NORMAN — If someone mentions “the King” in the Sooner state, Oklahomans don't think of Elvis Presley, they think of legendary football coach Barry Switzer.
Nicknamed the King, Switzer was honored before Saturday's game. A Switzer statue was unveiled alongside former OU coaching legends Bennie Owen and Bud Wilkinson.
“I forget to say in my speech I outlived my statue,” Switzer said, smiling. “This is a tribute to all my players and coaches. No one has won like they won during that era.”
The winningest coach in OU history, Switzer captured three national titles and 12 conference titles. He compiled a 157-29-4 record, including 100-11-1 in conference play.
Switzer told the story how he anxiously waited two days in late January 1973 after Chuck Fairbanks left for the New England Patriots.
“I got a nine-month contract,” Switzer said. “I told them, ‘That's all I need with the players that I've got.'”
Before he coached his first game, Big Eight commissioner Chuck Neinas informed Switzer the Sooners were being placed on three years probation with no bowl in 1973 and '74. Switzer informed his coaches and players in a team meeting.
“I'll never forget telling them they didn't tell us we couldn't win,” Switzer said. “I told them, ‘We might not be in bowl games. We might not be on TV. But whoever represents the Big Eight in the Orange Bowl is going to be the second best team in the conference.'”
Because of their 40-year relationship, Switzer selected Neinas, the interim Big 12 commissioner, to introduce him at the ceremony. Neinas read a poem ending with the lines:
The man has more than his share of championship rings
but those who know him it is the joy of his personality that he brings.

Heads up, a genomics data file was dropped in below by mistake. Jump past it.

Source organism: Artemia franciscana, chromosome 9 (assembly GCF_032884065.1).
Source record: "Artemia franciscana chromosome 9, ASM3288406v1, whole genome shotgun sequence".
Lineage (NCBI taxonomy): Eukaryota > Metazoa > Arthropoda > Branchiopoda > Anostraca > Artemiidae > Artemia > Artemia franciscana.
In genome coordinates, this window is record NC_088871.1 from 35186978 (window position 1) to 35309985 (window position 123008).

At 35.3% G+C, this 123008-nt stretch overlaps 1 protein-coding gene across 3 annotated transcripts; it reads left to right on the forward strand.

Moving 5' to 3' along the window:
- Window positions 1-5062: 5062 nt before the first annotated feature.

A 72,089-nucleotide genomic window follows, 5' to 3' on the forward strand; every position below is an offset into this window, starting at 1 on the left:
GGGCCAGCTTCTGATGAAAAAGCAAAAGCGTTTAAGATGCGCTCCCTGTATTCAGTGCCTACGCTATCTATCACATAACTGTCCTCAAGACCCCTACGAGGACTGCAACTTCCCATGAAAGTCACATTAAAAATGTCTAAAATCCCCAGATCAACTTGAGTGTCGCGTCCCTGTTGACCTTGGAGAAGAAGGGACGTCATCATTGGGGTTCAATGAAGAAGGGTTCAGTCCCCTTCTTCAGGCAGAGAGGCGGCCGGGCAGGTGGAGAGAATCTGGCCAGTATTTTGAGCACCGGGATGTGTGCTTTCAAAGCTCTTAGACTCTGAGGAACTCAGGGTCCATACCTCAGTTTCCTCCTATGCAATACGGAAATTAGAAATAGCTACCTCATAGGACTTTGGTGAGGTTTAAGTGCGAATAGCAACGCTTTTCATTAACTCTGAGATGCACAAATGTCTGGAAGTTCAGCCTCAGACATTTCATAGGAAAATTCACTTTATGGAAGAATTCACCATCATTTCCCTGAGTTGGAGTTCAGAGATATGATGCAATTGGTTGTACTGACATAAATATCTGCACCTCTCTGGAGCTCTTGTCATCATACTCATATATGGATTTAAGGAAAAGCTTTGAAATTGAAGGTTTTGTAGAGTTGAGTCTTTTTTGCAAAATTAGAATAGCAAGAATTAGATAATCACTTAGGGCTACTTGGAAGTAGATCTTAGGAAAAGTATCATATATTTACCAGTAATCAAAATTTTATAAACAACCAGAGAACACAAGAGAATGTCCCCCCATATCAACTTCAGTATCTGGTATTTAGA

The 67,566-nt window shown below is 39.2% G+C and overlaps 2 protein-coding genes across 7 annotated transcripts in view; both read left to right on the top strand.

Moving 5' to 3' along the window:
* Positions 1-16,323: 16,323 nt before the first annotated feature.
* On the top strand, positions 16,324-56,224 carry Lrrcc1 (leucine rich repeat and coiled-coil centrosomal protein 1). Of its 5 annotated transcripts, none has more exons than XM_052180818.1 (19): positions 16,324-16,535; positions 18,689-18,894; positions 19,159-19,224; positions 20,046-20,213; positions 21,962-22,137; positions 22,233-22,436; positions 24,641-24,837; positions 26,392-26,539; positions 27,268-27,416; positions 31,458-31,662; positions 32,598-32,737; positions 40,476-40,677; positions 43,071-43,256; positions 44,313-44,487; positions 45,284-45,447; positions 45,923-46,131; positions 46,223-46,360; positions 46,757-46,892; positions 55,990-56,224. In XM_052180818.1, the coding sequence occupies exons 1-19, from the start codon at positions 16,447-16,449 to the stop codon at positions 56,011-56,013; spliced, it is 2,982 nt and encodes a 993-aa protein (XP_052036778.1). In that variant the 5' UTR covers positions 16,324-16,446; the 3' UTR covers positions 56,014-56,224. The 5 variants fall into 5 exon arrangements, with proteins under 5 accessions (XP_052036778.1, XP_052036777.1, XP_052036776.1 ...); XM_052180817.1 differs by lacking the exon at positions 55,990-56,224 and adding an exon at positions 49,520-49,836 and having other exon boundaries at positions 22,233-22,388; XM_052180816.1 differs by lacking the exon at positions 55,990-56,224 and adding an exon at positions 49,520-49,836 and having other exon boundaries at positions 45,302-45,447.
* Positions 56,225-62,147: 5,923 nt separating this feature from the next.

So as we prepare to unveil his statue and make merry
let's all stand and salute a great coach and better friend named Barry.
Former Switzer players, assistant coaches, his wife, two sons, daughter and nine grandchildren, who call him “Grumpy,” attended Saturday's ceremony.
“Years after they left this campus he'd give his players the shirt off his back if they needed it,” said OU president David Boren. “That's Barry Switzer. That's the great heart he has. It's not just because of his strategic grasp of football but it's also because every player knew he loved them.”
Neinas for years helped connect schools with football coaches and athletic directors, including bringing Bob Stoops and Joe Castiglione to OU.
“Barry asked me one time if I would serve as a character witness for him,” Neinas said. “I said, “Barry, that's the easiest job I've ever had. Everyone knows you're a character.' Barry brings joy wherever he is... a friend to the world. Arkansas born and bred but now he is Oklahoma red.”
The statue is of Switzer is from his early years as head coach.
“I had so many family members in town I was a nervous wreck just trying to get everything organized the past few days,” Switzer said. “Once we got here, settled down and the ceremony got started I realized how special a day it is.”